The Monthly | Australian politics, society & culture

The new era

Ready or not, China is here


The Monthly — December 2017 – January 2018

The Latest

A case of mistaken identity

Today

After a bitter year, voters might have trouble spotting the difference between our leaders

Bennelong’s greatest hits

Politics

John Alexander’s victory has instilled Malcolm Turnbull with some fighting spirit

A space of one’s own

Culture

Histories personal and national inform Helen Johnson’s large-scale canvases

The unclear future of ‘Transparent’

Culture

Has Jeffrey Tambor given the groundbreaking series its most definitive ending?

Home truths

Society

Ah Gong and Ah Mah move into a culturally diverse aged-care facility


The Monthly — December 2017 – January 2018

The Nation Reviewed

We are all diminished

Australian politics is full of contradictions, double standards and gaping voids

The unflappable Finkel

Australia’s chief scientist talks energy alternatives and trying to elevate the narrative

Straight outta Narrandera

Victoria Lee takes on the Victoria’s Secret runway

Home truths

Ah Gong and Ah Mah move into a culturally diverse aged-care facility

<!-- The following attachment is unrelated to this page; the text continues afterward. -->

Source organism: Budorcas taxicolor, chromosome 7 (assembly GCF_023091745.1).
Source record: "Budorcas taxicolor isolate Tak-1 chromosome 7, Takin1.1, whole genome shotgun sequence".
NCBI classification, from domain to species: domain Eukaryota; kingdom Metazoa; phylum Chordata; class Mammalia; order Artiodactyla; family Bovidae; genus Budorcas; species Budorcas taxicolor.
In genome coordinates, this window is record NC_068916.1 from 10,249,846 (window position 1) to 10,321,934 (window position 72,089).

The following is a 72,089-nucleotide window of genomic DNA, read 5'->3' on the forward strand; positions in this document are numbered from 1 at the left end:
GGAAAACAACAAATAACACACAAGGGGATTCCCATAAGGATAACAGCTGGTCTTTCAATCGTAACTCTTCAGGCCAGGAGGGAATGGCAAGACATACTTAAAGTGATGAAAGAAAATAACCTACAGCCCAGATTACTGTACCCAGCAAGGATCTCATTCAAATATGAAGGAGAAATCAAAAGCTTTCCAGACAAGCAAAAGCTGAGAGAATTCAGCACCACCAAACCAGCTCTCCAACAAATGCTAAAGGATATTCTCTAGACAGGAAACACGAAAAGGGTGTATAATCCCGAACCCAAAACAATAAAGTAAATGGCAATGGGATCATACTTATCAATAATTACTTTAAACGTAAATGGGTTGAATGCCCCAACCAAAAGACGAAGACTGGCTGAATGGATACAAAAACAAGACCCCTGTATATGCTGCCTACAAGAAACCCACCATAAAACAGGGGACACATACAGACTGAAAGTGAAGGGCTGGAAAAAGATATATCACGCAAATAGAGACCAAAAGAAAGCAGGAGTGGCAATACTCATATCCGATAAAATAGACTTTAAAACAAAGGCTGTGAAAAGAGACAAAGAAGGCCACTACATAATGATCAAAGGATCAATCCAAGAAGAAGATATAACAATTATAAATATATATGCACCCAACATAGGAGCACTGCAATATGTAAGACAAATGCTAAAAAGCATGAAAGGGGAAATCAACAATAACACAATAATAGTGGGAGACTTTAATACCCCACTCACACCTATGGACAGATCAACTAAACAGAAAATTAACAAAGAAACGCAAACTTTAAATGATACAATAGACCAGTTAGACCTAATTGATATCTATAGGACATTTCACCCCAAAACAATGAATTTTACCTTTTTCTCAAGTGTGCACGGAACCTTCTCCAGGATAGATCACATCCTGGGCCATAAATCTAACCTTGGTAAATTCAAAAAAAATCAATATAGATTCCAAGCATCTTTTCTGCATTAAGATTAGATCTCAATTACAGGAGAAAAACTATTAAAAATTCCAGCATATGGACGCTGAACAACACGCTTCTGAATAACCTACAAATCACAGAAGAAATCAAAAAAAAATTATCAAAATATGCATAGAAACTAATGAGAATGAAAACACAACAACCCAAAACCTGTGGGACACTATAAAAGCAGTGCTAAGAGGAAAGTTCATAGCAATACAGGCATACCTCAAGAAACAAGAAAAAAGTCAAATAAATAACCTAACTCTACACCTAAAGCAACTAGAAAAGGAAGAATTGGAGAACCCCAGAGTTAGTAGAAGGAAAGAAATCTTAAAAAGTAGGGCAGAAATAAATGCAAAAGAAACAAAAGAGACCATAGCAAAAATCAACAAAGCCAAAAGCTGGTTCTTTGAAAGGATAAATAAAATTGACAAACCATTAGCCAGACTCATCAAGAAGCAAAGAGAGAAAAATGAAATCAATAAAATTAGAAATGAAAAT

The new Grotesque

How the Monthly changed its typeface


The Monthly — December 2017 – January 2018

The Monthly Essays

Betrayal

The Turnbull government has burned the bridge of bipartisanship

Once upon a time in the West

Conservatives pine for the days of unapologetic cultural supremacism. Do they really know what they’re getting themselves into?

The new era

Ready or not, China is here

When the politics got personal

Gillian Triggs’ culture shock


The Monthly — December 2017 – January 2018

VOX

On the road to Gundagai

An unexpected stop prompts the question: Just what is the deal with the Dog on the Tuckerbox?

Owl

The Medicine

Some days

Some days, nothing comes easy

Medicine

The Monthly — December 2017 – January 2018

Arts & Letters

Unfinished business: A short story

Can a young wartime couple pick up where they left off?

Arresting time

Gerhard Richter’s GOMA exhibition finds beauty in banality, meaning in the arbitrary

The ringmaster steps into the spotlight

Michael Gracey makes his directorial debut with the Hugh Jackman–starring ‘The Greatest Showman’

A space of one’s own

Histories personal and national inform Helen Johnson’s large-scale canvases

The possible future

Björk moves towards renewal on ‘Utopia’

The perfection of youth

Luca Guadagnino’s ‘Call Me By Your Name’ is a passionate, positive tale of first love



Noted


In light of recent events

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